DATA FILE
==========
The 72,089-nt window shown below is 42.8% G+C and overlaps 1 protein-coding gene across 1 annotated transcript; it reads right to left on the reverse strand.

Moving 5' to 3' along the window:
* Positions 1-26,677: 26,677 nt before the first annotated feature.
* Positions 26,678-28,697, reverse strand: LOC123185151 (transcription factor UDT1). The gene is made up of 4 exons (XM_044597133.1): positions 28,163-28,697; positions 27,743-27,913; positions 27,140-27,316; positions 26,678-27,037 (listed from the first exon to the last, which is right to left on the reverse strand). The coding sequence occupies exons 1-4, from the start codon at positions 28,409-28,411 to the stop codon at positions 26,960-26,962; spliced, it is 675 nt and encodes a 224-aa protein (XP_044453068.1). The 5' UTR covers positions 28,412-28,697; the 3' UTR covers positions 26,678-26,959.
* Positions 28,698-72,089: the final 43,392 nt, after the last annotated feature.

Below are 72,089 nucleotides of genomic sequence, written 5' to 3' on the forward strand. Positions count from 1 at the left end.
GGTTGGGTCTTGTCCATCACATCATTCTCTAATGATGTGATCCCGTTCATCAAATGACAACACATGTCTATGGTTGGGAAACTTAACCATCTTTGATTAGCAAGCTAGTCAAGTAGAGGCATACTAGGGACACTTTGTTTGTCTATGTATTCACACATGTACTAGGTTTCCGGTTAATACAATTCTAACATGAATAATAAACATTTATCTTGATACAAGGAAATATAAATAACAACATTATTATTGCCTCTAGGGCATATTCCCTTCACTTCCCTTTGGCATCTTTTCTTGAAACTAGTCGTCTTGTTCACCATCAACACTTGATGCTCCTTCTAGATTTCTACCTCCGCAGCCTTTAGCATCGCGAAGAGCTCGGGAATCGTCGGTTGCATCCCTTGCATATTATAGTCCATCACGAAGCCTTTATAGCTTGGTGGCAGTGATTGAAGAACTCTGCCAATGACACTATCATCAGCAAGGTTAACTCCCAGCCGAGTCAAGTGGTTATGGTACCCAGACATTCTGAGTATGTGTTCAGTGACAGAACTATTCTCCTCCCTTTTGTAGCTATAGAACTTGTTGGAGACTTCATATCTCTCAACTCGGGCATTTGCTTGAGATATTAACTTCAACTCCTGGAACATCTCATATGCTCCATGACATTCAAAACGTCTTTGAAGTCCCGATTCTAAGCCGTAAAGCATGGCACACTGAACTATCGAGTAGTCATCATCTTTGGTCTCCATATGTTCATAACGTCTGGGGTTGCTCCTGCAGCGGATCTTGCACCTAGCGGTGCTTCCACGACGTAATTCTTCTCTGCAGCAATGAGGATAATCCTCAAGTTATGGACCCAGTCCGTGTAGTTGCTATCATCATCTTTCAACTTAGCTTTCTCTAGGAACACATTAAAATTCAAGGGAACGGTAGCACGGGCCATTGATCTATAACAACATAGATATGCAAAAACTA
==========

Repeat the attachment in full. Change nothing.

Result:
The 72,089-nt window shown below is 42.8% G+C and overlaps 1 protein-coding gene across 1 annotated transcript; it reads right to left on the reverse strand.

Moving 5' to 3' along the window:
* Positions 1-26,677: 26,677 nt before the first annotated feature.
* Positions 26,678-28,697, reverse strand: LOC123185151 (transcription factor UDT1). The gene is made up of 4 exons (XM_044597133.1): positions 28,163-28,697; positions 27,743-27,913; positions 27,140-27,316; positions 26,678-27,037 (listed from the first exon to the last, which is right to left on the reverse strand). The coding sequence occupies exons 1-4, from the start codon at positions 28,409-28,411 to the stop codon at positions 26,960-26,962; spliced, it is 675 nt and encodes a 224-aa protein (XP_044453068.1). The 5' UTR covers positions 28,412-28,697; the 3' UTR covers positions 26,678-26,959.
* Positions 28,698-72,089: the final 43,392 nt, after the last annotated feature.

Below are 72,089 nucleotides of genomic sequence, written 5' to 3' on the forward strand. Positions count from 1 at the left end.
GGTTGGGTCTTGTCCATCACATCATTCTCTAATGATGTGATCCCGTTCATCAAATGACAACACATGTCTATGGTTGGGAAACTTAACCATCTTTGATTAGCAAGCTAGTCAAGTAGAGGCATACTAGGGACACTTTGTTTGTCTATGTATTCACACATGTACTAGGTTTCCGGTTAATACAATTCTAACATGAATAATAAACATTTATCTTGATACAAGGAAATATAAATAACAACATTATTATTGCCTCTAGGGCATATTCCCTTCACTTCCCTTTGGCATCTTTTCTTGAAACTAGTCGTCTTGTTCACCATCAACACTTGATGCTCCTTCTAGATTTCTACCTCCGCAGCCTTTAGCATCGCGAAGAGCTCGGGAATCGTCGGTTGCATCCCTTGCATATTATAGTCCATCACGAAGCCTTTATAGCTTGGTGGCAGTGATTGAAGAACTCTGCCAATGACACTATCATCAGCAAGGTTAACTCCCAGCCGAGTCAAGTGGTTATGGTACCCAGACATTCTGAGTATGTGTTCAGTGACAGAACTATTCTCCTCCCTTTTGTAGCTATAGAACTTGTTGGAGACTTCATATCTCTCAACTCGGGCATTTGCTTGAGATATTAACTTCAACTCCTGGAACATCTCATATGCTCCATGACATTCAAAACGTCTTTGAAGTCCCGATTCTAAGCCGTAAAGCATGGCACACTGAACTATCGAGTAGTCATCATCTTTGGTCTCCATATGTTCATAACGTCTGGGGTTGCTCCTGCAGCGGATCTTGCACCTAGCGGTGCTTCCACGACGTAATTCTTCTCTGCAGCAATGAGGATAATCCTCAAGTTATGGACCCAGTCCGTGTAGTTGCTATCATCATCTTTCAACTTAGCTTTCTCTAGGAACACATTAAAATTCAAGGGAACGGTAGCACGGGCCATTGATCTATAACAACATAGATATGCAAAAACTA